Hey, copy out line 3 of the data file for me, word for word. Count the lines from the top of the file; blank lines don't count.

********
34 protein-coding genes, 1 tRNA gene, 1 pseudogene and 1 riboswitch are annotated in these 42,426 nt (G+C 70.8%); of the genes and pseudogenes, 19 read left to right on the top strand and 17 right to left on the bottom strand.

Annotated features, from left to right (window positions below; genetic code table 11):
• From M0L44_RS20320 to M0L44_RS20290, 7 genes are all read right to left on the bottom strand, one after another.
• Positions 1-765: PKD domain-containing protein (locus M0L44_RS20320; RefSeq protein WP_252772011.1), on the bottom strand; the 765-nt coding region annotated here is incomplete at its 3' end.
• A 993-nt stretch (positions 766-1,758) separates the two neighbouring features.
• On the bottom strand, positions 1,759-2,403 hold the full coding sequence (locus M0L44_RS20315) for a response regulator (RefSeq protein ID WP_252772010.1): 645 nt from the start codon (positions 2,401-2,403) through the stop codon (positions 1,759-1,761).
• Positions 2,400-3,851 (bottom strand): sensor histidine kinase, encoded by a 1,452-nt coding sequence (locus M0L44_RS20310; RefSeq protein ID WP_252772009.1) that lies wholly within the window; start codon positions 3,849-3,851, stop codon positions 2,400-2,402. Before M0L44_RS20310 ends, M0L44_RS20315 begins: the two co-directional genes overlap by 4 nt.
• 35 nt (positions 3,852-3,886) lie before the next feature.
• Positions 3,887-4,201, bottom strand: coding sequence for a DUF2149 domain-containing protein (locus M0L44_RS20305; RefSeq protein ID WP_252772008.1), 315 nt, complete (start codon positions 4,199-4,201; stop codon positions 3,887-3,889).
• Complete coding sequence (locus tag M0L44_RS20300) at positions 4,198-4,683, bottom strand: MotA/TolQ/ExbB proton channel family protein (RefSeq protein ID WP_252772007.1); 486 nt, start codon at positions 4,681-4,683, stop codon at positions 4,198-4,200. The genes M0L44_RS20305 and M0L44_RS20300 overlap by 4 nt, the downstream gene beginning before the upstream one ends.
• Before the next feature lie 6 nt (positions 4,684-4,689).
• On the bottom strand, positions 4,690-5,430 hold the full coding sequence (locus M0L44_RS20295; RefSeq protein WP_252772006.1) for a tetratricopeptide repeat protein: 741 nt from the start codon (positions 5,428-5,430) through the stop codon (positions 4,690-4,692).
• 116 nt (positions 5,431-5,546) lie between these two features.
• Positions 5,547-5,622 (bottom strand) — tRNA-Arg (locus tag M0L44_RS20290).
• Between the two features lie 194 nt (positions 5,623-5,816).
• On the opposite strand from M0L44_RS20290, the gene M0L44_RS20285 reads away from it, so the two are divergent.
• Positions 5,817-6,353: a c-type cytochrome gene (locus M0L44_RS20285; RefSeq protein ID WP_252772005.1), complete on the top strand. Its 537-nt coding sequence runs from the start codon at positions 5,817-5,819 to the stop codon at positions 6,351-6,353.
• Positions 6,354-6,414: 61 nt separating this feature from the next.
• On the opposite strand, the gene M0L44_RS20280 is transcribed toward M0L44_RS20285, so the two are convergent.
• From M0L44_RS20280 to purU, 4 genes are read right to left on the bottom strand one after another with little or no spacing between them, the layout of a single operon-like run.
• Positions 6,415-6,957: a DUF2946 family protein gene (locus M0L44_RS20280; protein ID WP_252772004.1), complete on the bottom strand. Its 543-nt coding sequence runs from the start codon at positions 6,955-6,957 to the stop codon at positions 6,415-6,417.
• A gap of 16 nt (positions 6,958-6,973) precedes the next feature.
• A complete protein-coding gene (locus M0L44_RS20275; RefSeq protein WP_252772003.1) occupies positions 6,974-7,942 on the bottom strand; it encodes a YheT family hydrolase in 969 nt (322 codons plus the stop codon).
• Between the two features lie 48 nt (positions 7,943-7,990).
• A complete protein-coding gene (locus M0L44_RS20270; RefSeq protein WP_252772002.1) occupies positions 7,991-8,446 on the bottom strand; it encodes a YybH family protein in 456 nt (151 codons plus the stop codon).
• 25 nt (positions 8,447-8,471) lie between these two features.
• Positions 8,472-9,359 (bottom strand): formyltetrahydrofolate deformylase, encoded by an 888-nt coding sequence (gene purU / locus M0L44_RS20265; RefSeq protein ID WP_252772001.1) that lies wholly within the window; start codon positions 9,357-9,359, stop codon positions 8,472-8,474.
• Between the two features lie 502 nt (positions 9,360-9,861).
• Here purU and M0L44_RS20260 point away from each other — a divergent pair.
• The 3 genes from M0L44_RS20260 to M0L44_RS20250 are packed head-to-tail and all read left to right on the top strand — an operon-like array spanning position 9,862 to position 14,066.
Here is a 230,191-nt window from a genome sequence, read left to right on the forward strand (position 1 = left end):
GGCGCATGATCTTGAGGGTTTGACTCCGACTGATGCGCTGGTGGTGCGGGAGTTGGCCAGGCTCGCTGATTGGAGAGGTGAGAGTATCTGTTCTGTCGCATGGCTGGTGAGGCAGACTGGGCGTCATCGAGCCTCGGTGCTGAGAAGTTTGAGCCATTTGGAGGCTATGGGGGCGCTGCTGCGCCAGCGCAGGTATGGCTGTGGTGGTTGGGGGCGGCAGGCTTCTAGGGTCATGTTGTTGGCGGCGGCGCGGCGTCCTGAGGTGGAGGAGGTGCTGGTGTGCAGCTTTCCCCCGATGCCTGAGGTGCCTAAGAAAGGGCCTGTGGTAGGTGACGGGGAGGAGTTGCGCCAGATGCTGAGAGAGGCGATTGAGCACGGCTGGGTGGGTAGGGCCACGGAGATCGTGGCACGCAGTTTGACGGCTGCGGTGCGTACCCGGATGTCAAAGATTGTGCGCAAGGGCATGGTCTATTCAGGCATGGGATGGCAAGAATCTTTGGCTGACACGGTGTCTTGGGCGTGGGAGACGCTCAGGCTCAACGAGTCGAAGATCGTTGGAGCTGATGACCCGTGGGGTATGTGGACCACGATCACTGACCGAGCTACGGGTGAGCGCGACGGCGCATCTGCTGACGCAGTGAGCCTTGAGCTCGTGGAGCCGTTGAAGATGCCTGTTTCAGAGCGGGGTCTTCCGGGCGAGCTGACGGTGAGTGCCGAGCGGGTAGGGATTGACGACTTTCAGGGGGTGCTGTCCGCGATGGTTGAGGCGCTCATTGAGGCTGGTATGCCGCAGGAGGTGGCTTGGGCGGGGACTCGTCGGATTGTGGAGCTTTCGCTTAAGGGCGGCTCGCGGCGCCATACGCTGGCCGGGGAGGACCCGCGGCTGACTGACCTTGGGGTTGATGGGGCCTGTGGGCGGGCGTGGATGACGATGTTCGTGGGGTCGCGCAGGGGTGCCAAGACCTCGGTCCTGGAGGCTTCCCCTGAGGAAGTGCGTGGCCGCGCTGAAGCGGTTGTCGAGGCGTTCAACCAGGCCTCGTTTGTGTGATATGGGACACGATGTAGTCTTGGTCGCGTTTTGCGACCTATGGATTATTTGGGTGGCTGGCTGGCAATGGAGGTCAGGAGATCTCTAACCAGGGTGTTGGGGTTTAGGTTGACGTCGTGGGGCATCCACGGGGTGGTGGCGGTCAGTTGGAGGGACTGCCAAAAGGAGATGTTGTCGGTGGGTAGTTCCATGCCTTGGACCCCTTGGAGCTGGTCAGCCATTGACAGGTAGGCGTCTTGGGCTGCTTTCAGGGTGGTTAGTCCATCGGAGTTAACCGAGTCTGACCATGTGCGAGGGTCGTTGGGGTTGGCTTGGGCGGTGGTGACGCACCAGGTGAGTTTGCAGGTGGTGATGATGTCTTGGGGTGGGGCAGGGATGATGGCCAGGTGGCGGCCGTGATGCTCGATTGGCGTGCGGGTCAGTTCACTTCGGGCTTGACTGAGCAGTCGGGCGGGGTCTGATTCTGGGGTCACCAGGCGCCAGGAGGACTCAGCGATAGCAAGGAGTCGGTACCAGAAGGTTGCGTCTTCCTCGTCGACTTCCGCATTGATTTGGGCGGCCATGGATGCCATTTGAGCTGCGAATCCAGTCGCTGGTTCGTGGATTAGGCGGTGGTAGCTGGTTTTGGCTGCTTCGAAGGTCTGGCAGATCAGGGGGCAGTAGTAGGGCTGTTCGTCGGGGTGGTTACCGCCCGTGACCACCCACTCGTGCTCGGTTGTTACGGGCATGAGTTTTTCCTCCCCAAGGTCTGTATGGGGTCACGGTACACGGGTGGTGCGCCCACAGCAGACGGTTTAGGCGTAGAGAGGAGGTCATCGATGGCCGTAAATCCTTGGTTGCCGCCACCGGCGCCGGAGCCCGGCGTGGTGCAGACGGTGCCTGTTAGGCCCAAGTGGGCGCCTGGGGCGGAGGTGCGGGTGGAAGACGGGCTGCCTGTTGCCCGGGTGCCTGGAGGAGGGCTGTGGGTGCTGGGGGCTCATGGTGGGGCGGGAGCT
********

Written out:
• From M0L44_RS20320 to M0L44_RS20290, 7 genes are all read right to left on the bottom strand, one after another.